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Thread: Would like to hear some opinions on this article re. UTIs...

  1. #1
    Senior Member Timaru's Avatar
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    Would like to hear some opinions on this article re. UTIs...

    So should testing be improved?

    Most GPs diagnose UTIs using standard urine culture and dipstick test diagnostics, but while cheap, these have been continuously criticised in the scientific literature for being too insensitive. ?Studies in the US which tested these culture techniques misdiagnosed about 50% of acute cystitis cases,? Malone-Lee says. ?In our clinic, we?ve repeated these experiments several times in people with chronic and recurrent UTIs and reached the same result. So you have this inaccuracy in the culture and you add to that the inherent inadequacies of the dipstick test itself.?

    Malone-Lee believes that misdiagnosing patients who have a UTI as being all-clear is a particular problem because acute bladder infections need to be taken more seriously than they are. ?There have been experiments on mice which show that if you hit these infections hard and aggressively at the beginning, you will clear them,? he says. ?But if you don?t do anything, the microbes interact and alter the physiology of the bladder cells so they can invade and set up a chronic recalcitrant infection that is difficult to eradicate.?
    In his clinic, he has found that a far more effective means of diagnosing UTIs has been to return to the original methods of the 1920s, which examined the numbers of white blood cells in the urine sample.?Ironically, the people who diagnose UTIs best are in the developing world because they examine the white cell count under microscopes,? he says. ?It?s the cheapest option and has never been bettered as a diagnostic approach.?

    https://www.theguardian.com/lifeands...e_iOSApp_Other

  2. #2
    My physicians, in 35 years, have never used a dipstick test to diagnose urinary tract infections. My doctors' standard practice has always been to order a urinalysis (UA) and a culture & sensitivity (C&S). The C&S is likely done as an automated process, not someone looking through a microscope counting white blood cells. Once the C&S identifies the the bacteria and the most effective antibiotic, the doctor prescribes a 10, but usually 14 day course. Then 2-3 days after the antibiotics are finished, I have an order to get another UA and C&S. These tests make sure that the urine is sterile and the bacteria has been eliminated.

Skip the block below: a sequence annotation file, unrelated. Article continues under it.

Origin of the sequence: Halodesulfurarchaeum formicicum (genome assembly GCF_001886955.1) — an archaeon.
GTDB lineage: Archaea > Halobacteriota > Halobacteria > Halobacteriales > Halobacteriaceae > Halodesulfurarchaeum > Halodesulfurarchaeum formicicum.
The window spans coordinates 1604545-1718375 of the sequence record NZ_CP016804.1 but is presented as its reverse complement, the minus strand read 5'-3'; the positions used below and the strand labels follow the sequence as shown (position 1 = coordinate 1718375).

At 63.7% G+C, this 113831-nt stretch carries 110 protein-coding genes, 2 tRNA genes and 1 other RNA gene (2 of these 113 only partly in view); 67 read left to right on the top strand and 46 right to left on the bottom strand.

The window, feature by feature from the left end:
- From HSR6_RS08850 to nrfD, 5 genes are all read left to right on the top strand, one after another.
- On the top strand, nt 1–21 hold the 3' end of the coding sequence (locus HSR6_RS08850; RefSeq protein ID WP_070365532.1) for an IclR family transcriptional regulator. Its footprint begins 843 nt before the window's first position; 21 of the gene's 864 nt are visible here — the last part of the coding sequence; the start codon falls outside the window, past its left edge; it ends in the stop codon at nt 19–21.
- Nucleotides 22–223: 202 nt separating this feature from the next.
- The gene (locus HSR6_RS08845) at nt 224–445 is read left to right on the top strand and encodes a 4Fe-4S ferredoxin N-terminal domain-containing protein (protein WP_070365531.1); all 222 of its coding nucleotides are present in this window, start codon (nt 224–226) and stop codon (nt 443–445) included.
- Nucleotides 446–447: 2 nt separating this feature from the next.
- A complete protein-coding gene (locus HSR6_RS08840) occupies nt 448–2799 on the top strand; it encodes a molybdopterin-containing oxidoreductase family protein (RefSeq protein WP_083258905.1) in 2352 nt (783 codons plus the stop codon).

3. #3
    I would agree with gj. The standard of care for our patients and even in our community is what is stated in his post: Urine C&S and a UA. Follow up cultures are important especially in those who have a history of uti's -

    In all my years of practice, I have never dipsticked a urine for an infection. I am not sure that I would agree with the authors on a lot of their points - but it is interesting to see what others may bee doing.

    ckf

  4. #4
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    I’m surprised at their finding that there is little evidence that drinking water helps much claiming you’re not going to wash the bacteria out but drinking water can dilute the urine. Thus affecting diagnostic tests that typically come back negative, making it appear that the patient has been cured.

    The labs here use only do C&S if the UA shows an infection. Seems like a problem with this policy if drinking liters of water can cause a false negative diagnosis on the UA.

  5. #5
    Senior Member Timaru's Avatar
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    The article is from a UK newspaper.

    Our GPs and district nurses usually dip the urine sample and if it tests positive send it off to the lab.

    I've had several all clears come back from the lab after a course of antibiotics when I was damn sure I was still infected, I was wondering if this could be caused by dilution as the article suggests.

  6. #6
    It definitely could be caused by the dilution. I have had my physician tell me that when I thought that I had a uti. You should hydrate well - but not over hydrate. By that I mean that your urine should have a little color to it and depending on what you normally drink, that plus maybe a little more before going to have a dipstick done should do the trick.
    ckf

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